submersed macrophyte, P. perfoliatus, clonal architecture, spatial growth, shoot density, rhizome, biomass allocation, growth plasticity, foraging, allometry, sediment, porewater, nutrients, fertilization, clonal integration, individual-based model, Lake Constance
Clonal growth governs the aboveground growth pattern of submerged clonal macrophytes. The research project provides detailed data on the architectural growth rules of Potamogeton perfoliatus L. (perfoliate pondweed) such as rhizome spacer lengths, biomass allocation, branching frequencies, branching angles, as well as maps of rhizome networks and their seasonal development in Lake Constance.
Besides architectural reasons, the causes for different sizes and shapes of P. perfoliatus patches are dependent on nutrients, light conditions, and clonal integration. Branching was positively related to both irradiation and nutrient supply. Rhizome spacer lengths were negatively related to nutrient supply and positively related to irradiation. Rhizome allocation tended to increase with irradiation and shoot allocation tended to decrease with irradiation. Root allocation was higher at low nutrient supply. Clonal growth was further complicated because the species showed complex sharing of of resources between older and younger ramets, aiming at optimal resource partitioning.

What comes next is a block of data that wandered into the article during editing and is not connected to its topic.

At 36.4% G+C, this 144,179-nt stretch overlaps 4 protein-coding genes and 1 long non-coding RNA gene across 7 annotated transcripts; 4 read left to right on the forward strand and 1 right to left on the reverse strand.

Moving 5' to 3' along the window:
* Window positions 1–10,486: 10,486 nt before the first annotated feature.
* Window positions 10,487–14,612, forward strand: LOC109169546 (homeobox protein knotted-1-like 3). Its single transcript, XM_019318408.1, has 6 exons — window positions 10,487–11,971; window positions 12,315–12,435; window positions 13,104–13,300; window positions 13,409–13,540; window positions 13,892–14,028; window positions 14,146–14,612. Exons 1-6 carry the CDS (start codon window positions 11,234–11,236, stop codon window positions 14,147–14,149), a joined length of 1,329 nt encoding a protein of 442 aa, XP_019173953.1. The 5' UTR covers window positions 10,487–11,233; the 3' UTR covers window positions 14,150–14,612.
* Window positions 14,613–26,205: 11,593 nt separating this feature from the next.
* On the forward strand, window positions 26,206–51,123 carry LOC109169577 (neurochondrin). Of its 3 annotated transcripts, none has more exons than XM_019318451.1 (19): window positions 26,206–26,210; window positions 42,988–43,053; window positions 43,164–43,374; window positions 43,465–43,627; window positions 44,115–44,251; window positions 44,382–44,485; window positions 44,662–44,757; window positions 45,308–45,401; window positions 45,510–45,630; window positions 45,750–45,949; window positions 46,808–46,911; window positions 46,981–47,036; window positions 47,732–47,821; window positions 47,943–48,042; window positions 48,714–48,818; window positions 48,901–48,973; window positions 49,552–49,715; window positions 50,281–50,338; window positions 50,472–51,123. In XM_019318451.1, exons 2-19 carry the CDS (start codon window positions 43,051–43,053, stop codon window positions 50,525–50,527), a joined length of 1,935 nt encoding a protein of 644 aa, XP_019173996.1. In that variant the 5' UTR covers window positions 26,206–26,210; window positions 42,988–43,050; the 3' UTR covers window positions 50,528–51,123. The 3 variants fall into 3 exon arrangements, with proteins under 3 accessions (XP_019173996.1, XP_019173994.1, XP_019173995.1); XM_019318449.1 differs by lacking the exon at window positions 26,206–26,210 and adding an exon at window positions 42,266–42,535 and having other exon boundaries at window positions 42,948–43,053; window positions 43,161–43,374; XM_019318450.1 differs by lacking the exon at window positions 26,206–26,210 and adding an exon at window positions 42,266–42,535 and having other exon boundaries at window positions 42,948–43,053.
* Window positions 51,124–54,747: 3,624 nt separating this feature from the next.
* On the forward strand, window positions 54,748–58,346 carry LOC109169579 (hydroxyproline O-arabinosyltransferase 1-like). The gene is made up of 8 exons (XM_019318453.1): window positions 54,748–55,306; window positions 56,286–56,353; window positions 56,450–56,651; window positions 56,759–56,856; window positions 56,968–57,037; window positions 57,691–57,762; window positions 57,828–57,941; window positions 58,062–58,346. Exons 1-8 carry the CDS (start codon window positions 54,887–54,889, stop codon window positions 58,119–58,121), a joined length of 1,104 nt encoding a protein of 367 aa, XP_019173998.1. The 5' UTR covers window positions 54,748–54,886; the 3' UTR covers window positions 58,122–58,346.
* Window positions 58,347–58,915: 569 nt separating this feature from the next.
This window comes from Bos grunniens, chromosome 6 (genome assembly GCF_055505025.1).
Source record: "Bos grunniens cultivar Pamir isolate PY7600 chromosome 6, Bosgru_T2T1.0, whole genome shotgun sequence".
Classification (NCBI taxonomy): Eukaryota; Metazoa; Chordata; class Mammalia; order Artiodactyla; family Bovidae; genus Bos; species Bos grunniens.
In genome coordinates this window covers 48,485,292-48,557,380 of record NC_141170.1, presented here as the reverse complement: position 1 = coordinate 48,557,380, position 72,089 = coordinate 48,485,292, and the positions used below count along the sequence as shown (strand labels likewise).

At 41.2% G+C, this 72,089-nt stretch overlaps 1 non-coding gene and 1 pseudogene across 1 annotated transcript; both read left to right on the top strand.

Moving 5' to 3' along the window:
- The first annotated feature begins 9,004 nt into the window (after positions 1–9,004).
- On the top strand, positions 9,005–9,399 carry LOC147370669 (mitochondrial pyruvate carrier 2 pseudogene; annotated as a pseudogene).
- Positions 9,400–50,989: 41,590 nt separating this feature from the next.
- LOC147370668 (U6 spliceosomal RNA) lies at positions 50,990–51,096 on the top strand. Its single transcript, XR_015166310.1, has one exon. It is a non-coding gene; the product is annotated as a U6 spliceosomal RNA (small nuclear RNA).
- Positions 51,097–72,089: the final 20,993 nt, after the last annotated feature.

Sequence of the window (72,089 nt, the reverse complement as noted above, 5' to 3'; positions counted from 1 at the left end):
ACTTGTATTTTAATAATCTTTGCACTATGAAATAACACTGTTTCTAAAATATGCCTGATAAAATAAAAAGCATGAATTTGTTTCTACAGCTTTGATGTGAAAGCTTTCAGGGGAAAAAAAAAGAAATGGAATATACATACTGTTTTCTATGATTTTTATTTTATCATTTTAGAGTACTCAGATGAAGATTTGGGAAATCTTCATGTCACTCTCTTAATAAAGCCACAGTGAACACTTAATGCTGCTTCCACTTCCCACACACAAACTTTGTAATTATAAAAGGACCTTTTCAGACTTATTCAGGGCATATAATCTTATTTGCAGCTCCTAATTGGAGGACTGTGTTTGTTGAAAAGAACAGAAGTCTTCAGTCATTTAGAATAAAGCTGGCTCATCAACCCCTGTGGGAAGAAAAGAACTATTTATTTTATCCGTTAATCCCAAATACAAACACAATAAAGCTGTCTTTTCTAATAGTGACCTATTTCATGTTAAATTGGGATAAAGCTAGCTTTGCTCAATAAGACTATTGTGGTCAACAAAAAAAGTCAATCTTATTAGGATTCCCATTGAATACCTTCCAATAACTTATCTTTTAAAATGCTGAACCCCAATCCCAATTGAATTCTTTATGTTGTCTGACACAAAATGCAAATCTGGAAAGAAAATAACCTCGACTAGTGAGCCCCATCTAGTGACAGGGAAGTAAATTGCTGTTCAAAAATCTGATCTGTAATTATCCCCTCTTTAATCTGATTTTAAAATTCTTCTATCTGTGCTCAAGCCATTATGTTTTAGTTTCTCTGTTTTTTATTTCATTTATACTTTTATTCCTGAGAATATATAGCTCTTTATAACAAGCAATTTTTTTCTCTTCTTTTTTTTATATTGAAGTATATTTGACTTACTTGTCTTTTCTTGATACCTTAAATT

We present an individual-based clonal model which is able to simulate seasonal growth of Potamogeton patches. Furthermore, it shows that architectural growth affects patch characteristics: both rhizome spacer lengths and growth of rhizome axes relative to those in the previous year considerably determine patch density and patch expansion rates.
All results on clonal architecture are discussed in the light of foraging theory and allometric rules.
|Doctor of Philosophy
|20 Oct 2008
|Place of Publication
|Published - 20 Oct 2008
- potamogeton perfoliatus
- environmental factors